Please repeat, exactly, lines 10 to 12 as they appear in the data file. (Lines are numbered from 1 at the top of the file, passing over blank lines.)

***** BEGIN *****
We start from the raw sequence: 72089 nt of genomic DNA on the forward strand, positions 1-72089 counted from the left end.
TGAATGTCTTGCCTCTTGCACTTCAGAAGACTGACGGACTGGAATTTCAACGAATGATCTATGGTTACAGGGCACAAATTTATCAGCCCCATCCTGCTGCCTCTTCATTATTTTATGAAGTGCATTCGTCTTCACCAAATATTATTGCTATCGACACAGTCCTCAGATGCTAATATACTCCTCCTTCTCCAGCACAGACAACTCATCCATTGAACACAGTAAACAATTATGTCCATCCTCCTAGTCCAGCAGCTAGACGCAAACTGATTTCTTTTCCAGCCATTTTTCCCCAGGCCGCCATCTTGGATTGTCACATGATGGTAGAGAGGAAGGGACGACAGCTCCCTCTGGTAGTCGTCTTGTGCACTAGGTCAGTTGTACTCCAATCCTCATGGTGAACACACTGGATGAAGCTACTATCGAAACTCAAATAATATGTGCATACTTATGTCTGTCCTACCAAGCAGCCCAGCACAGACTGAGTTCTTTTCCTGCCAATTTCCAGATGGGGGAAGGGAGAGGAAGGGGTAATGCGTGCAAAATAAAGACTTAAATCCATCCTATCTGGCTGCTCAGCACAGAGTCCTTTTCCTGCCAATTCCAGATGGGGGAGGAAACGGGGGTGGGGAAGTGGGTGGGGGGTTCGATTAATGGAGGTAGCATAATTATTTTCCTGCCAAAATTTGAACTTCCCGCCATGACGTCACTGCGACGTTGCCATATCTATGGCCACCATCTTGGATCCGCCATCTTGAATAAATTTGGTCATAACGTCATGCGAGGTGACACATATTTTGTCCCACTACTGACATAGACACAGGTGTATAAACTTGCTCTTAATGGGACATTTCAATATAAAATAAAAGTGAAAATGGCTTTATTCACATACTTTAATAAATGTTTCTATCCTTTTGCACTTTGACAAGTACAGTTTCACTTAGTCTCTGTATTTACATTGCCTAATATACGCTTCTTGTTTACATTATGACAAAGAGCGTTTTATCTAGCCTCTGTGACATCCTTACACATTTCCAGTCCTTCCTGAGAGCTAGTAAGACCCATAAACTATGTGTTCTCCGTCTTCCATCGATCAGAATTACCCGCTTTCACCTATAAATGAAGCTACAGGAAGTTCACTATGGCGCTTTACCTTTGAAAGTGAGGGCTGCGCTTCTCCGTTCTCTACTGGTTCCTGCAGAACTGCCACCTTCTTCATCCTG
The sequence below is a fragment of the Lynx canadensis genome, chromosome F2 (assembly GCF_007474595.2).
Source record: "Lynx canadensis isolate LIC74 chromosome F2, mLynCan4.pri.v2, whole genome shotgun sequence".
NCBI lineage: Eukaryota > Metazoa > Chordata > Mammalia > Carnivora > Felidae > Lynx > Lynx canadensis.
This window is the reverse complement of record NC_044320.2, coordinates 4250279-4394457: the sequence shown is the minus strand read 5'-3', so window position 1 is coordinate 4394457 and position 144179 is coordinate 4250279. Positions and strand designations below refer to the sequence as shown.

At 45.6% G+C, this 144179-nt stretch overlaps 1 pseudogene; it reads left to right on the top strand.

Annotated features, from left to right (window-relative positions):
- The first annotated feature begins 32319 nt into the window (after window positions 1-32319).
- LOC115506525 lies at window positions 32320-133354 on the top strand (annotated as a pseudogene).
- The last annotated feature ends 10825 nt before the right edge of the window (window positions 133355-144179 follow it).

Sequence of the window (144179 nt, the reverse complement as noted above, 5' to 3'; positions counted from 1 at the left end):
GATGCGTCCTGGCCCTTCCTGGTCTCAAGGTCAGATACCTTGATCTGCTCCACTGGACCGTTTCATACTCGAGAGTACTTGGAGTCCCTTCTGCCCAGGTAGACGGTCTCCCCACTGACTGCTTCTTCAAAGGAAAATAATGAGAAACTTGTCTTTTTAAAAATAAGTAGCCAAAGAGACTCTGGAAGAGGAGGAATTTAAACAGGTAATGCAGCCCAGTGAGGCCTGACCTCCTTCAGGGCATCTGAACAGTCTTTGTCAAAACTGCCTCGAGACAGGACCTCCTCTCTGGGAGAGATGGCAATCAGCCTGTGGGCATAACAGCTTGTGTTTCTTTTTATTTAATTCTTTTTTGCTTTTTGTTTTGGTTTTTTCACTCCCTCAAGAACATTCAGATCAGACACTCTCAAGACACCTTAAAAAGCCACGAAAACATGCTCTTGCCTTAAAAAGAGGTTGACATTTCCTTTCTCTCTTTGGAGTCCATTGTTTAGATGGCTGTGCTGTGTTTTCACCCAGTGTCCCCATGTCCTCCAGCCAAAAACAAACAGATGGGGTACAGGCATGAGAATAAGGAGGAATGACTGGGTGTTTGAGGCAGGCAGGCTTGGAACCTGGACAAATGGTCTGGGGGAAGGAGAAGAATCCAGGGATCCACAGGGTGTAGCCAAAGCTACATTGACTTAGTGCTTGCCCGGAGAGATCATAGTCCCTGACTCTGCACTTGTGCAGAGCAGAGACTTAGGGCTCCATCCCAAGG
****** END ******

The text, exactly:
- LOC115506525 lies at window positions 32320-133354 on the top strand (annotated as a pseudogene).
- The last annotated feature ends 10825 nt before the right edge of the window (window positions 133355-144179 follow it).

Sequence of the window (144179 nt, the reverse complement as noted above, 5' to 3'; positions counted from 1 at the left end):